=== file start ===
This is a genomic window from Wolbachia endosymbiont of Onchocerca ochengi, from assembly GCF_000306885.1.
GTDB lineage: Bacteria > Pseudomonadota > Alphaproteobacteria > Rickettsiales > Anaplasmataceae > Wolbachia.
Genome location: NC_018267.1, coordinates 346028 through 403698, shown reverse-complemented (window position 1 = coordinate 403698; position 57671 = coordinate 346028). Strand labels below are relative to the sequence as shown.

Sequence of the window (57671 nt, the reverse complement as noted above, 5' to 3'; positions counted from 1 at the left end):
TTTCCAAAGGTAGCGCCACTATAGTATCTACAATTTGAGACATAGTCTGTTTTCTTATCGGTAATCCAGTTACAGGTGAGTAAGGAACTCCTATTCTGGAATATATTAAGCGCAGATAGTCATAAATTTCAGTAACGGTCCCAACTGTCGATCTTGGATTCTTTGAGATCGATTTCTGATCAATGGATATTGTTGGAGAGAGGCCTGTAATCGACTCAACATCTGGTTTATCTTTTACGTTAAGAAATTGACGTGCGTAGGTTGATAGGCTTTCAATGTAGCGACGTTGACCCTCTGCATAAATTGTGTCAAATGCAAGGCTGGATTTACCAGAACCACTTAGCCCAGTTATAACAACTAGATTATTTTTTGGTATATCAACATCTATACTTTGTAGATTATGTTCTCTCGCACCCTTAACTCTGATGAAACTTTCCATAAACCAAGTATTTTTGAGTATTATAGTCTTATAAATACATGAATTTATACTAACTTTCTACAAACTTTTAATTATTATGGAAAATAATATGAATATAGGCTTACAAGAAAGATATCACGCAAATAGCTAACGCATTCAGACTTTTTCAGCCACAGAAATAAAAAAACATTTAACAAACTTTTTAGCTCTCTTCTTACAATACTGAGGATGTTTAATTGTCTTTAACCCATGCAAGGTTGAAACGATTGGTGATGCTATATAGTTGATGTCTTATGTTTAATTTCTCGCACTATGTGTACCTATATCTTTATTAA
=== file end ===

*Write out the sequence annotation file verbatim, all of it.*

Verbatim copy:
This is a genomic window from Wolbachia endosymbiont of Onchocerca ochengi, from assembly GCF_000306885.1.
GTDB lineage: Bacteria > Pseudomonadota > Alphaproteobacteria > Rickettsiales > Anaplasmataceae > Wolbachia.
Genome location: NC_018267.1, coordinates 346028 through 403698, shown reverse-complemented (window position 1 = coordinate 403698; position 57671 = coordinate 346028). Strand labels below are relative to the sequence as shown.

Sequence of the window (57671 nt, the reverse complement as noted above, 5' to 3'; positions counted from 1 at the left end):
TTTCCAAAGGTAGCGCCACTATAGTATCTACAATTTGAGACATAGTCTGTTTTCTTATCGGTAATCCAGTTACAGGTGAGTAAGGAACTCCTATTCTGGAATATATTAAGCGCAGATAGTCATAAATTTCAGTAACGGTCCCAACTGTCGATCTTGGATTCTTTGAGATCGATTTCTGATCAATGGATATTGTTGGAGAGAGGCCTGTAATCGACTCAACATCTGGTTTATCTTTTACGTTAAGAAATTGACGTGCGTAGGTTGATAGGCTTTCAATGTAGCGACGTTGACCCTCTGCATAAATTGTGTCAAATGCAAGGCTGGATTTACCAGAACCACTTAGCCCAGTTATAACAACTAGATTATTTTTTGGTATATCAACATCTATACTTTGTAGATTATGTTCTCTCGCACCCTTAACTCTGATGAAACTTTCCATAAACCAAGTATTTTTGAGTATTATAGTCTTATAAATACATGAATTTATACTAACTTTCTACAAACTTTTAATTATTATGGAAAATAATATGAATATAGGCTTACAAGAAAGATATCACGCAAATAGCTAACGCATTCAGACTTTTTCAGCCACAGAAATAAAAAAACATTTAACAAACTTTTTAGCTCTCTTCTTACAATACTGAGGATGTTTAATTGTCTTTAACCCATGCAAGGTTGAAACGATTGGTGATGCTATATAGTTGATGTCTTATGTTTAATTTCTCGCACTATGTGTACCTATATCTTTATTAA